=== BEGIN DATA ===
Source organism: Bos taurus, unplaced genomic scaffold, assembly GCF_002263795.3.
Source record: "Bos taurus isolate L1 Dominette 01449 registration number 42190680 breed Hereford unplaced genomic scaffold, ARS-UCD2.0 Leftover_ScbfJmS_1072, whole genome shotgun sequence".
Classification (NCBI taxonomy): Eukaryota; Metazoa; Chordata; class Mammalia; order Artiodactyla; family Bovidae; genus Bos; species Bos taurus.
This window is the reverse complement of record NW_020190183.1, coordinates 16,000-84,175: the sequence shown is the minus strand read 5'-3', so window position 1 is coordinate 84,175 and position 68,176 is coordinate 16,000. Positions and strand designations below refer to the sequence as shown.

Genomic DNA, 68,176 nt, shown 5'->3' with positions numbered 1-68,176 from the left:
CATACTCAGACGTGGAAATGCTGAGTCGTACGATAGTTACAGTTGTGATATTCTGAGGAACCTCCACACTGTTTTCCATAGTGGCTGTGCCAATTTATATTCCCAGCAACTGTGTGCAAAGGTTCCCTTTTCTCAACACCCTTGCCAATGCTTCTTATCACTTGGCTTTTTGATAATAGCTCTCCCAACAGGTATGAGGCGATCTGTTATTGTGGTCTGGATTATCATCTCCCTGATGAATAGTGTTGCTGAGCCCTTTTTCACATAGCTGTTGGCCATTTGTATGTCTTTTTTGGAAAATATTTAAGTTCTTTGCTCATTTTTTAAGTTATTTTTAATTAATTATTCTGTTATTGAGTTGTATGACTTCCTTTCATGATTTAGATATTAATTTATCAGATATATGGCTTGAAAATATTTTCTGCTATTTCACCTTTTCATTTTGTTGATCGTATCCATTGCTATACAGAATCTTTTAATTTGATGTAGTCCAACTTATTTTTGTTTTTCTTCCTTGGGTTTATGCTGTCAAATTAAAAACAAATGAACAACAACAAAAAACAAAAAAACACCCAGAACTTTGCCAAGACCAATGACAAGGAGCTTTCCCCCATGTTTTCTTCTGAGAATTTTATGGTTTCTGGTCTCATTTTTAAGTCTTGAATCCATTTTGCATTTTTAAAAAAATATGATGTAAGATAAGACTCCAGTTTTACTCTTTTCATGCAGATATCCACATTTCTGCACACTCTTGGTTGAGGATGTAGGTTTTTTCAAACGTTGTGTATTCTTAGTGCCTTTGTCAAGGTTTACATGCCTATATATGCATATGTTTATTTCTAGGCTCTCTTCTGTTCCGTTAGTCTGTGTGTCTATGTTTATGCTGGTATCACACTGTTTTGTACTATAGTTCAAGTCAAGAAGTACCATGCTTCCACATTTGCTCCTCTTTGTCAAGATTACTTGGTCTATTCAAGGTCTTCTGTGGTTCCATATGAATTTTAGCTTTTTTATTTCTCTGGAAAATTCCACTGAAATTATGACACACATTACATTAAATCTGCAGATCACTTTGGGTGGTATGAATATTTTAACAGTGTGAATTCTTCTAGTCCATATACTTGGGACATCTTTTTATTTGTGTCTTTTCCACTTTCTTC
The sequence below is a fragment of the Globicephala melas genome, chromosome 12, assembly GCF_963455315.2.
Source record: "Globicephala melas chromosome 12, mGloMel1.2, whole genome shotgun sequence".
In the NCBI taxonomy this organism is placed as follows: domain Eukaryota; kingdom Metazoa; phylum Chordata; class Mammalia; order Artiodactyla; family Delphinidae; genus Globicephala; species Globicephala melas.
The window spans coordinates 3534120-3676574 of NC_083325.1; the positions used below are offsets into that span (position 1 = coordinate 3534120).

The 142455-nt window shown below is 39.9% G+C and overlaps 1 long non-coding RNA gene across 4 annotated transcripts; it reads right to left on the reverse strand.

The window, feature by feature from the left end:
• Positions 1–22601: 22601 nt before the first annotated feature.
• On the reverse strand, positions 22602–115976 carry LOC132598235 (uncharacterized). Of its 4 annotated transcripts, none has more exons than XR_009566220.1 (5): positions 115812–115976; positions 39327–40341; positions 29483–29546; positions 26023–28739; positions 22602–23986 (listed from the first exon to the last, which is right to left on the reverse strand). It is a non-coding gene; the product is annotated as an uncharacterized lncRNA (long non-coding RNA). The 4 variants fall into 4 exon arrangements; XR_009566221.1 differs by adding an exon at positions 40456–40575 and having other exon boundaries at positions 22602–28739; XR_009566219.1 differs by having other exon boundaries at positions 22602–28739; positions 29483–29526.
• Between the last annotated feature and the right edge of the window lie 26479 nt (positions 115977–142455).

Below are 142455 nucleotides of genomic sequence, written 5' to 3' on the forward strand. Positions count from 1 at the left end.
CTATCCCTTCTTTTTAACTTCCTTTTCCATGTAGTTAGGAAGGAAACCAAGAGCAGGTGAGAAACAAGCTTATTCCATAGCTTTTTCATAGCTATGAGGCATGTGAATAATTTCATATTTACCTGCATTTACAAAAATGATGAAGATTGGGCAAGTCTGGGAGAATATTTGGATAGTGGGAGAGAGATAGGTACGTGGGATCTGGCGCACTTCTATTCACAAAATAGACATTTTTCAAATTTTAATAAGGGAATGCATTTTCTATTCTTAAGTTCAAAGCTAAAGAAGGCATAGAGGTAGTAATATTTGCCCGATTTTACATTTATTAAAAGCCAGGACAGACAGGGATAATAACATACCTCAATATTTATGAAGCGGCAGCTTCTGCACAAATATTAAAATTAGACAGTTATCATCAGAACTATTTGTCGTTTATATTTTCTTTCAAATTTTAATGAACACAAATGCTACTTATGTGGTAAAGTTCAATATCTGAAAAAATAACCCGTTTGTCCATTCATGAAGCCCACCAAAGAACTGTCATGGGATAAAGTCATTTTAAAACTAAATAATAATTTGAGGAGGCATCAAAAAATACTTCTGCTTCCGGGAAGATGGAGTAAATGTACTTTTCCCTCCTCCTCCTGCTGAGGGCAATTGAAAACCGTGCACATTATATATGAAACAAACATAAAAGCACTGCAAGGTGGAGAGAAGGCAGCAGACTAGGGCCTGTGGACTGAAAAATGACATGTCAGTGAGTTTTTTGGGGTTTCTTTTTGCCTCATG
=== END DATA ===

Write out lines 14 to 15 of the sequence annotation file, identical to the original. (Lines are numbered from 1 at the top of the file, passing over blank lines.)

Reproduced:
• On the reverse strand, positions 22602–115976 carry LOC132598235 (uncharacterized). Of its 4 annotated transcripts, none has more exons than XR_009566220.1 (5): positions 115812–115976; positions 39327–40341; positions 29483–29546; positions 26023–28739; positions 22602–23986 (listed from the first exon to the last, which is right to left on the reverse strand). It is a non-coding gene; the product is annotated as an uncharacterized lncRNA (long non-coding RNA). The 4 variants fall into 4 exon arrangements; XR_009566221.1 differs by adding an exon at positions 40456–40575 and having other exon boundaries at positions 22602–28739; XR_009566219.1 differs by having other exon boundaries at positions 22602–28739; positions 29483–29526.
• Between the last annotated feature and the right edge of the window lie 26479 nt (positions 115977–142455).